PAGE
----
• BME 210
  • Lab Report Format

    BME 210 Lab Report Format - Spring 2018

    Lab reports, participation, and quizzes will be the basis for your lab grade, which is 20% of the course grade. Labs are due at the beginning of lab, which is usually one week after the completion of experiments. Three points will be deducted for each day that the lab is late. Labs will be graded out of a 10 point scale using the following guidelines.

    Score Quality of Work
    10 All required responses correct
    9 1–2 Responses incorrect
    8 3–4 Responses incorrect, etc.

    Fractional points will be subtracted depending upon the severity of the errors. Emphasis will be placed on the procedures and calculations used to arrive at an answer, not on the actual numbers obtained. Conceptual errors will be considered more than arithmetic errors. The lab report should contain each of the following sections:


    Summarizes the whole lab. Include a sentence or two that specifically says what was done and what was found (includes numerical results if appropriate).


    States the goals of the lab and says why we are studying this lab. Theory includes important concepts and formulas that are needed in the lab.

    Experimental Procedure

    Can say that the lab procedure was followed, but it should state any changes that were made, or any specific components and their values.

    Example: We followed the instructions in the lab handout. In step 3 we used a 300 \(\mathrm{\Omega}\) resistor instead of a 200 \(\mathrm{\Omega}\) resistor because the lab supplies ran out. We measured current and voltage with a DMM and oscilloscope. We measured the output of our circuit and it matched our predictions.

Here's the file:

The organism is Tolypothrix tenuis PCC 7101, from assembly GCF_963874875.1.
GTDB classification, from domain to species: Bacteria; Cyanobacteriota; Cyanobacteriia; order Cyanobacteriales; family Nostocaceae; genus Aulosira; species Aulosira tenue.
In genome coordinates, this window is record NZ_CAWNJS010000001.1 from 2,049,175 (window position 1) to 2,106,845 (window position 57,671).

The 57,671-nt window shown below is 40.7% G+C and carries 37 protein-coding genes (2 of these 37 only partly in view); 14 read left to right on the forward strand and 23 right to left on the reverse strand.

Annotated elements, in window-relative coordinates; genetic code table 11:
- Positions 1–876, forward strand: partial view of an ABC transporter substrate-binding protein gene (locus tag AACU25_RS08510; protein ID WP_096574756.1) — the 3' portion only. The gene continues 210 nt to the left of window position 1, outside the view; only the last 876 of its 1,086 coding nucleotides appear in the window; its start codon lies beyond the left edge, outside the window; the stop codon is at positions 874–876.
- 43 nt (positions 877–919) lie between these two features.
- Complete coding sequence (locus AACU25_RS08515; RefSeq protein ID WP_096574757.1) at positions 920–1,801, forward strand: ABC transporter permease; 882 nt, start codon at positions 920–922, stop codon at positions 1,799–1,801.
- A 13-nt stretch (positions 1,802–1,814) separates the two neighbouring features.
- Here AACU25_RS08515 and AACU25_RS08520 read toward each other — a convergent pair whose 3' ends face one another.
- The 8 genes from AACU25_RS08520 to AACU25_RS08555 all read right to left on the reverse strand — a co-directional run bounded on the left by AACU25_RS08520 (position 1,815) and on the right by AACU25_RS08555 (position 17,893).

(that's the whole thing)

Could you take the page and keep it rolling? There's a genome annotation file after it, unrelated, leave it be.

Answers the questions that are asked in the lab (make sure to read the questions carefully and answer what is being asked for). An attached data table or graph showing relevant/important data can be used in this section or attached as a separate sheet.


    Summarizes the important findings and objectives of this lab, and no new information is introduced.


    Reports should always be in the past tense. You can use either the active (“Figure 1 shows…”) or passive (“It can be seen in Figure 1…”) voice. In general, the active voice is more concise and unambiguous. You may also use the first person (“We measured the resistance…”), especially in the experimental procedure section.

    Suggestions for improving lab reports

    1. Read each question carefully, and answer each. Make sure you are doing exactly what the question is asking—for example, if a question asks you to plot on a logarithmic axis, make sure you do so.
    2. If a question asks you to measure a quantity, your answer should include a numerical measurement. If this isn’t possible, explain why (i.e. “measurement could not be obtained because the output saturated the data acquisition box”).
    3. If a question asks to compare obtained and theoretical values, you should certainly have both of these values in the answer, even if you previously stated them.
    4. Also, comparison is more than just listing both numbers—calculate a percent error, and comment on the error. This doesn’t have to be wordy: “We observed a gain of 900, which is 10% lower than the theoretical gain of 1000. This is a reasonable value, because our theoretical calculations assumed ideal op amps and resistors of exactly the nominal values.”
    5. Show your process of calculations. For example, do this: $$I = (V/R) = (5 \mathrm{V}/1 \mathrm{k\Omega}) = 5~\mathrm{mA}$$ Not this: $$I = 5~\mathrm{mA}$$
    6. You don’t need to show every step, but I would like to see the formula you used and the values you used. If you attach calculations on another sheet, reference that sheet and make sure the calculations are either typed or neatly printed.
    7. Attach all of your raw data. If your datasheets are illegible, consider attaching a typed version in addition to your handwritten datasheets.
    8. Make sure you include appropriate units for your data.
    9. If you are submitting graphs, make sure your axes are meaningful. For example, in a graph of amplitude vs. time, make sure your time axis is labeled in seconds (or milliseconds, microseconds, etc. as appropriate). Don’t plot amplitude vs. sample number.

    Last updated:
    January 7, 2018